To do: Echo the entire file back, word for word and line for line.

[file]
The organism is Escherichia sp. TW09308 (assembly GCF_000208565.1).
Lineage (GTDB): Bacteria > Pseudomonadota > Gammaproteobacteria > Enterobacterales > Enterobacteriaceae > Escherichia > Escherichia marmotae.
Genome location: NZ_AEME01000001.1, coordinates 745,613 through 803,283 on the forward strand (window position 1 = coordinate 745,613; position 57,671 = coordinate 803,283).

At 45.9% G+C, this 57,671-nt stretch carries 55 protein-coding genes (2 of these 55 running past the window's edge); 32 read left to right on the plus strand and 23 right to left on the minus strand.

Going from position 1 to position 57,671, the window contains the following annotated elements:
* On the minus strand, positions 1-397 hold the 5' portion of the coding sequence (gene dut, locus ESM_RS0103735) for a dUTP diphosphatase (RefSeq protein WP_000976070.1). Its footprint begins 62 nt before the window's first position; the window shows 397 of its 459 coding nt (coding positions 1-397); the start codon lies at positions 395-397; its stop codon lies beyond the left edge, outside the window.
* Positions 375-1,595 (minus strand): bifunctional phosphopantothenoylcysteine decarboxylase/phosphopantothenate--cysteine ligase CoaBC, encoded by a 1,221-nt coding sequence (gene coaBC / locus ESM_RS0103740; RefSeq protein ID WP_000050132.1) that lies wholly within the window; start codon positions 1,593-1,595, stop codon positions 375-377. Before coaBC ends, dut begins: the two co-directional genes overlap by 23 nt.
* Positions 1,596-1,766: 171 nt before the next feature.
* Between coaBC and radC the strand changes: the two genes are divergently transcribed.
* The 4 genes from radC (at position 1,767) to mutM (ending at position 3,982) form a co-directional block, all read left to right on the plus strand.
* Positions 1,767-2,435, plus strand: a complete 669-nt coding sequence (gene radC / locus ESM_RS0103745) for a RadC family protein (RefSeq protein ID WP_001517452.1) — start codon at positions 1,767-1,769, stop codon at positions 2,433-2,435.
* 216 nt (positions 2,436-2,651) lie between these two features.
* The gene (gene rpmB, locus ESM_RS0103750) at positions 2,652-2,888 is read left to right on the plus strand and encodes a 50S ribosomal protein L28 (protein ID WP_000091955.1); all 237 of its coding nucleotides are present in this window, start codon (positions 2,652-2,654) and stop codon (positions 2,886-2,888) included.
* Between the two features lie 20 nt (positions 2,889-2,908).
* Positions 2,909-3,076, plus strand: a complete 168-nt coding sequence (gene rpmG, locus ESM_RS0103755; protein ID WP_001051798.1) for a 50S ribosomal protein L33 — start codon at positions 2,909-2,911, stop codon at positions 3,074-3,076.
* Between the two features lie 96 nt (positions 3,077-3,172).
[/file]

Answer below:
The organism is Escherichia sp. TW09308 (assembly GCF_000208565.1).
Lineage (GTDB): Bacteria > Pseudomonadota > Gammaproteobacteria > Enterobacterales > Enterobacteriaceae > Escherichia > Escherichia marmotae.
Genome location: NZ_AEME01000001.1, coordinates 745,613 through 803,283 on the forward strand (window position 1 = coordinate 745,613; position 57,671 = coordinate 803,283).

At 45.9% G+C, this 57,671-nt stretch carries 55 protein-coding genes (2 of these 55 running past the window's edge); 32 read left to right on the plus strand and 23 right to left on the minus strand.

Going from position 1 to position 57,671, the window contains the following annotated elements:
* On the minus strand, positions 1-397 hold the 5' portion of the coding sequence (gene dut, locus ESM_RS0103735) for a dUTP diphosphatase (RefSeq protein WP_000976070.1). Its footprint begins 62 nt before the window's first position; the window shows 397 of its 459 coding nt (coding positions 1-397); the start codon lies at positions 395-397; its stop codon lies beyond the left edge, outside the window.
* Positions 375-1,595 (minus strand): bifunctional phosphopantothenoylcysteine decarboxylase/phosphopantothenate--cysteine ligase CoaBC, encoded by a 1,221-nt coding sequence (gene coaBC / locus ESM_RS0103740; RefSeq protein ID WP_000050132.1) that lies wholly within the window; start codon positions 1,593-1,595, stop codon positions 375-377. Before coaBC ends, dut begins: the two co-directional genes overlap by 23 nt.
* Positions 1,596-1,766: 171 nt before the next feature.
* Between coaBC and radC the strand changes: the two genes are divergently transcribed.
* The 4 genes from radC (at position 1,767) to mutM (ending at position 3,982) form a co-directional block, all read left to right on the plus strand.
* Positions 1,767-2,435, plus strand: a complete 669-nt coding sequence (gene radC / locus ESM_RS0103745) for a RadC family protein (RefSeq protein ID WP_001517452.1) — start codon at positions 1,767-1,769, stop codon at positions 2,433-2,435.
* 216 nt (positions 2,436-2,651) lie between these two features.
* The gene (gene rpmB, locus ESM_RS0103750) at positions 2,652-2,888 is read left to right on the plus strand and encodes a 50S ribosomal protein L28 (protein ID WP_000091955.1); all 237 of its coding nucleotides are present in this window, start codon (positions 2,652-2,654) and stop codon (positions 2,886-2,888) included.
* Between the two features lie 20 nt (positions 2,889-2,908).
* Positions 2,909-3,076, plus strand: a complete 168-nt coding sequence (gene rpmG, locus ESM_RS0103755; protein ID WP_001051798.1) for a 50S ribosomal protein L33 — start codon at positions 2,909-2,911, stop codon at positions 3,074-3,076.
* Between the two features lie 96 nt (positions 3,077-3,172).